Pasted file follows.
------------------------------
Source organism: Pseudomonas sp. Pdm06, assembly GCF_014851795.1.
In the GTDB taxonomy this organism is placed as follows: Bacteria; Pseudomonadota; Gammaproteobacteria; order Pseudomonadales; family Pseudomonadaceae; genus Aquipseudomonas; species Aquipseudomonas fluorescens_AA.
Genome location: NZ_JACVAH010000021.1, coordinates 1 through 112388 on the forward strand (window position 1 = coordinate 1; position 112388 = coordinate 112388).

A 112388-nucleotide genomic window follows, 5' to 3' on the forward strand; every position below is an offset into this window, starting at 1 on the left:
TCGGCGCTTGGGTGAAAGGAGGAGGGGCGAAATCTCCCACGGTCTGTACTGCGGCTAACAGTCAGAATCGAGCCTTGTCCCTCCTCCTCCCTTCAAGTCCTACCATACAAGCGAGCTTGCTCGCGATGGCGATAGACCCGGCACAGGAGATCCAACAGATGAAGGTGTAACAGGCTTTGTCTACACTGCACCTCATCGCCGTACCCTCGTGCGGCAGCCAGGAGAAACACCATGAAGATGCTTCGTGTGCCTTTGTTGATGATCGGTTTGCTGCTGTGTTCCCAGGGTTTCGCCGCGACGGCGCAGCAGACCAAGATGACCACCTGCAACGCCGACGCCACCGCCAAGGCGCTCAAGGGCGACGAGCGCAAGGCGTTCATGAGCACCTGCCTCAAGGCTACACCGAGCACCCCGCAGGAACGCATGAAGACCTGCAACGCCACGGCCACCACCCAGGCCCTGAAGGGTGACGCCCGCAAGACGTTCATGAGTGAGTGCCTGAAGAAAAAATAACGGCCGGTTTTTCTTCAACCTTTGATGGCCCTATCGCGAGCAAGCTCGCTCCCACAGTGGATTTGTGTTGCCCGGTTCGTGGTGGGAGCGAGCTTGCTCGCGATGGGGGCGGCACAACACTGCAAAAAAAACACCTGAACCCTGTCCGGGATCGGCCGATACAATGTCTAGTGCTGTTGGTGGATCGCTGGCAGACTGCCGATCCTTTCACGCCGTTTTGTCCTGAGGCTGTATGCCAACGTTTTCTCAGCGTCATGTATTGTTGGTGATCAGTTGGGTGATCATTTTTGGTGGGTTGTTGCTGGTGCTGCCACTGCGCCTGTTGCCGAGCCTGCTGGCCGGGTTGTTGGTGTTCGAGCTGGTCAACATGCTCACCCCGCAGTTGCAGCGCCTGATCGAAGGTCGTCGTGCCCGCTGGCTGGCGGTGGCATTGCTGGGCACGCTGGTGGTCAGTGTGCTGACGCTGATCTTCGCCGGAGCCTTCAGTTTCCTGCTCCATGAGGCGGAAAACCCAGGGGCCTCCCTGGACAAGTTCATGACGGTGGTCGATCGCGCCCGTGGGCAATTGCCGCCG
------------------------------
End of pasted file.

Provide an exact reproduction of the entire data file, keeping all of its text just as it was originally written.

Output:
Source organism: Pseudomonas sp. Pdm06, assembly GCF_014851795.1.
In the GTDB taxonomy this organism is placed as follows: Bacteria; Pseudomonadota; Gammaproteobacteria; order Pseudomonadales; family Pseudomonadaceae; genus Aquipseudomonas; species Aquipseudomonas fluorescens_AA.
Genome location: NZ_JACVAH010000021.1, coordinates 1 through 112388 on the forward strand (window position 1 = coordinate 1; position 112388 = coordinate 112388).

A 112388-nucleotide genomic window follows, 5' to 3' on the forward strand; every position below is an offset into this window, starting at 1 on the left:
TCGGCGCTTGGGTGAAAGGAGGAGGGGCGAAATCTCCCACGGTCTGTACTGCGGCTAACAGTCAGAATCGAGCCTTGTCCCTCCTCCTCCCTTCAAGTCCTACCATACAAGCGAGCTTGCTCGCGATGGCGATAGACCCGGCACAGGAGATCCAACAGATGAAGGTGTAACAGGCTTTGTCTACACTGCACCTCATCGCCGTACCCTCGTGCGGCAGCCAGGAGAAACACCATGAAGATGCTTCGTGTGCCTTTGTTGATGATCGGTTTGCTGCTGTGTTCCCAGGGTTTCGCCGCGACGGCGCAGCAGACCAAGATGACCACCTGCAACGCCGACGCCACCGCCAAGGCGCTCAAGGGCGACGAGCGCAAGGCGTTCATGAGCACCTGCCTCAAGGCTACACCGAGCACCCCGCAGGAACGCATGAAGACCTGCAACGCCACGGCCACCACCCAGGCCCTGAAGGGTGACGCCCGCAAGACGTTCATGAGTGAGTGCCTGAAGAAAAAATAACGGCCGGTTTTTCTTCAACCTTTGATGGCCCTATCGCGAGCAAGCTCGCTCCCACAGTGGATTTGTGTTGCCCGGTTCGTGGTGGGAGCGAGCTTGCTCGCGATGGGGGCGGCACAACACTGCAAAAAAAACACCTGAACCCTGTCCGGGATCGGCCGATACAATGTCTAGTGCTGTTGGTGGATCGCTGGCAGACTGCCGATCCTTTCACGCCGTTTTGTCCTGAGGCTGTATGCCAACGTTTTCTCAGCGTCATGTATTGTTGGTGATCAGTTGGGTGATCATTTTTGGTGGGTTGTTGCTGGTGCTGCCACTGCGCCTGTTGCCGAGCCTGCTGGCCGGGTTGTTGGTGTTCGAGCTGGTCAACATGCTCACCCCGCAGTTGCAGCGCCTGATCGAAGGTCGTCGTGCCCGCTGGCTGGCGGTGGCATTGCTGGGCACGCTGGTGGTCAGTGTGCTGACGCTGATCTTCGCCGGAGCCTTCAGTTTCCTGCTCCATGAGGCGGAAAACCCAGGGGCCTCCCTGGACAAGTTCATGACGGTGGTCGATCGCGCCCGTGGGCAATTGCCGCCG